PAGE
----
Ghostface (voiced by Roger L. Jackson) has been terrorizing Sidney Prescott (Neve Campbell) for the past twenty-five years. The faces behind the mask might change, but as long as there’s demand for Scream-quels, this iconic “Final Girl’s” suffering will never cease. With the fifth installment of Wes Craven’s slasher franchise, directors Matt Bettinelli-Olpin and Tyler Gillett opt for a hybrid reset that shifts the burden of Woodsboro’s killer mascot onto a new set of unfortunate fools. However, by no means has the past been let go. If anything, this Scream is more reverent than replicant.
The newest killing spree in Woodsboro goes back to basics, starting with an intro that reactivates all of those internal screams you thought were permanently silenced back in 1996. Writers James Vanderbilt and Guy Busick use story originator Kevin Williamson’s foundational scare tactics as a blueprint to expand upon. Unlike the previous forgotten entry, Scream does not operate as a parody of itself. Instead, it leans into the series’ ludicrous nature with unapologetic abandon, never forgetting that fear and laughter are most effective when combined.
The surviving trio of Sidney, Gale Weathers (Courtney Cox), and Dewey (David Arquette) naturally make their expected returns, though Arquette’s Dewey is allotted the best comeback material. Whether or not this is because of the script’s notable absence of female input, it’s hard not to feel like some key figures are shortchanged because their presence alone is perceived as sufficient. Regardless, the old Scooby Gang’s reunion is pleasant without feeling like a takeover, as this is very much a new generation’s nightmare to deal with.
Sam Carpenter (Melissa Barrera) is Woodsboro’s latest reluctant heroine grappling with heavy trauma. Shameful secrets have kept her away from the cursed town for the last five years, thereby estranging herself from her younger sister Tara (Jenna Ortega). When Ghostface reappears, Sam is whisked back to the stomping grounds she swore to never set foot in again. Sound familiar? The narrative beats might look similar, but the kills strike from all-new and unexpected directions.
Tagging along with Sam is her boyfriend Richie (Jack Quaid), who insists on accompanying her for protection. He may not know what he’s in for, as he confesses to having never watched a single entry in the Stab movie franchise during the road trip down. As viewers may recall, Hollywood adapted Gale’s slew of bestselling crime novels of the initial Woodsboro killings into blockbuster entertainment. Per the course of pop culture consumerism, the more sequels released, the more toxic the fandom became. The mystery of these latest attacks is twofold: is the perpetrator a psychotic fan with too much time on their pathetic hands, or is there a genuine personal connection to the ’96 stabbing spree? Only time and an uptick in body counts will tell.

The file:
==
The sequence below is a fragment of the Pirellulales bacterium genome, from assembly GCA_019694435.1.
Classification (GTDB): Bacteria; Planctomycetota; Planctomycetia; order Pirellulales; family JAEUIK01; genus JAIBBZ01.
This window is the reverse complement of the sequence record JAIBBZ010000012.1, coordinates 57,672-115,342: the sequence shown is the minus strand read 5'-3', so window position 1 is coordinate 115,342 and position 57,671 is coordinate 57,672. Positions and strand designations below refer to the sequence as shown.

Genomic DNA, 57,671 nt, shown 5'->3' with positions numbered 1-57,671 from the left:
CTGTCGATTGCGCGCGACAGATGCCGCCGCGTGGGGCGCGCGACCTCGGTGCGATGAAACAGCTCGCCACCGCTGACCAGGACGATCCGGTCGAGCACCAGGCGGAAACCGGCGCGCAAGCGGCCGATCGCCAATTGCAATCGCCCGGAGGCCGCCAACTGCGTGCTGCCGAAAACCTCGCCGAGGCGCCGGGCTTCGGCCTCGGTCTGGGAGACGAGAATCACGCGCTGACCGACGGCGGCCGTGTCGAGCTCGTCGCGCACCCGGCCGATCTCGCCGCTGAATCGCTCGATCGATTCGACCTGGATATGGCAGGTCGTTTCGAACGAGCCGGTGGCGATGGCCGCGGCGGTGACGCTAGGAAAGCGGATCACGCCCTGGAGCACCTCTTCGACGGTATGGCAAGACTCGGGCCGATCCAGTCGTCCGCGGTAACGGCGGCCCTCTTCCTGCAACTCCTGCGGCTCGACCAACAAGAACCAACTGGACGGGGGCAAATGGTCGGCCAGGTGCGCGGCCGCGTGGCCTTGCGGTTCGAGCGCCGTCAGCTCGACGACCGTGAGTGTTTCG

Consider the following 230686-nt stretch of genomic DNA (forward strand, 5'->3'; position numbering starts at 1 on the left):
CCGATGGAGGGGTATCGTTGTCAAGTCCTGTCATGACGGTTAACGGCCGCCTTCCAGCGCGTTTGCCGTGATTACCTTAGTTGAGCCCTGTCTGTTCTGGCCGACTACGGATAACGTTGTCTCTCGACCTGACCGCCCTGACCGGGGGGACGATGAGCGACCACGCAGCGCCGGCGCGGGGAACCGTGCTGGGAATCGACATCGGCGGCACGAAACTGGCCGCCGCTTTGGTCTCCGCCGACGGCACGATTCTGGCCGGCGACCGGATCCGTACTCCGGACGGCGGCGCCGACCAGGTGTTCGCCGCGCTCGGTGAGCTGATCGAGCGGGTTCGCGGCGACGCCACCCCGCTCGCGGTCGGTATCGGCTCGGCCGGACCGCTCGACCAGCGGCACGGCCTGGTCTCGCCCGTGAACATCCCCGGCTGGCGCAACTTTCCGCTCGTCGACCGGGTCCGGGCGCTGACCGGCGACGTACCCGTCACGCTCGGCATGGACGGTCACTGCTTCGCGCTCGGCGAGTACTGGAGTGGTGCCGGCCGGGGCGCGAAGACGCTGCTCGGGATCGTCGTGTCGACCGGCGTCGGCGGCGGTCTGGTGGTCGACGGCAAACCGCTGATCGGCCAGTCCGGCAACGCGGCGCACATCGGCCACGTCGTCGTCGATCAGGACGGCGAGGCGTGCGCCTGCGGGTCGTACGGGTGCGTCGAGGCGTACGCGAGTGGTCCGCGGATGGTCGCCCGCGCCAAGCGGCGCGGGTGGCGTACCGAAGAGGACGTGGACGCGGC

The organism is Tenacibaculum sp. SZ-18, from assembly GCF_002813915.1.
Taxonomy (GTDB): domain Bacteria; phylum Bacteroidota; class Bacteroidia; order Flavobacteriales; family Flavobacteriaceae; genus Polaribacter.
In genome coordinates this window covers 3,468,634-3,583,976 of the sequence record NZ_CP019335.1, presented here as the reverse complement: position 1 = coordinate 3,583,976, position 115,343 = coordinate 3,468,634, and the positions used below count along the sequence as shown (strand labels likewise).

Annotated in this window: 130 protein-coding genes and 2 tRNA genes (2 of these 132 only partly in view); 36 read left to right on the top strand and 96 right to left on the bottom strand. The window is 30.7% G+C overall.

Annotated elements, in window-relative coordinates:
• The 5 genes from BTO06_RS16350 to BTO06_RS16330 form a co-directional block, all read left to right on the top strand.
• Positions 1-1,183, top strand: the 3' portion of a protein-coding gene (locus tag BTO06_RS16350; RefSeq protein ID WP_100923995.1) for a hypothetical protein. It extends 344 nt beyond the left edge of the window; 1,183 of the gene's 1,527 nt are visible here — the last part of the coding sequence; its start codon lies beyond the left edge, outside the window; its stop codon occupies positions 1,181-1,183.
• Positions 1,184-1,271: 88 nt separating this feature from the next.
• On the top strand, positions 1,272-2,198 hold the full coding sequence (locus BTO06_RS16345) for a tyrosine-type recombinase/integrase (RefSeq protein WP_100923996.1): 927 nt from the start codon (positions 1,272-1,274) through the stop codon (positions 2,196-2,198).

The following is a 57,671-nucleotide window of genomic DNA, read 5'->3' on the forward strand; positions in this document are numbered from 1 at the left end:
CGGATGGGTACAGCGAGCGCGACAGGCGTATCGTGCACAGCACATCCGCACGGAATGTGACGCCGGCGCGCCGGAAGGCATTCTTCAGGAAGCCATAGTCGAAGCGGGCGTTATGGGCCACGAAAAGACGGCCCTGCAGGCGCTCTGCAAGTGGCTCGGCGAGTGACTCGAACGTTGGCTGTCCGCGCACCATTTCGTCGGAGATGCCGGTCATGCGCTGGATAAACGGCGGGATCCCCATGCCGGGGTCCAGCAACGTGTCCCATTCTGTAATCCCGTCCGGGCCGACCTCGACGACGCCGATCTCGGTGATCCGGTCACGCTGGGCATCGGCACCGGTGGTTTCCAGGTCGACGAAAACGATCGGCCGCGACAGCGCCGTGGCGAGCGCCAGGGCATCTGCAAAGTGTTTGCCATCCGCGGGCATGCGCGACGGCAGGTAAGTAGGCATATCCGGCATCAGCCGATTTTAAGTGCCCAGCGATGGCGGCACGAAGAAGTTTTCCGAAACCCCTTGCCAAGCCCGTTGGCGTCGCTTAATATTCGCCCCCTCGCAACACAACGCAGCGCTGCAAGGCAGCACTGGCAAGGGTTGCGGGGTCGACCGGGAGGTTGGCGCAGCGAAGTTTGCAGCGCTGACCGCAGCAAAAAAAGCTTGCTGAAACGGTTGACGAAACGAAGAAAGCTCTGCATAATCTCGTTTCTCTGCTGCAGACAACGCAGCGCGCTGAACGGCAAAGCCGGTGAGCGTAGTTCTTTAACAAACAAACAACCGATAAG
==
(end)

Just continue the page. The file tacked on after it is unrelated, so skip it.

Of course, Tara has an untrustworthy group of friends who are all suspicious in their own right. Most memorable is Jasmin Savoy Brown as Mindy Meeks-Martin, who provides insightful commentary that speaks to some sequels’ successes versus others’ failures. If we take her assessment to heart, this Scream does “re-quels” proud. Sadly, the Scream saga is still insistent on the original reigning supreme over the rest. We forget that without Scream 2, the series would have a hard time distinguishing itself from other campy horror franchises. Its self-awareness and astute observations of zeitgeist trends separate it from its genre peers.
With that being said, some moments make you wonder if this installment overestimates its viewers’ knowledge of “elevated horror,” described here as the tonal antithesis of Scream. Heck, many moviegoers who don’t frequent Twitter or Reddit have probably never heard of the term. All they know is that each Scream sequel provides an opportunity to once again celebrate this horror franchise for what it does better than the rest: make audiences feel included in the joke while still terrifying them to no end. Ghostface is a frightening villain because he or she is a continuous reminder of what was, what will never die, and what seemingly trustworthy face will stab you when not looking.
Scream proves that the best sequels offer both satisfying resolution and excitement for potential continuation. Although the series seems most comfortable reveling in farce, I believe it is far more intelligent than it credits itself. The fact that more franchises now mimic Scream’s meta ambitiousness surely means its legacy goes deeper than just iconic lines of dialogue and a notorious ghoul mask. At this point, if watching a Scream movie feels like being stuck in a continuous loop, then you should never have picked up the phone in the first place. Landlines may be out, but scary movies are forever.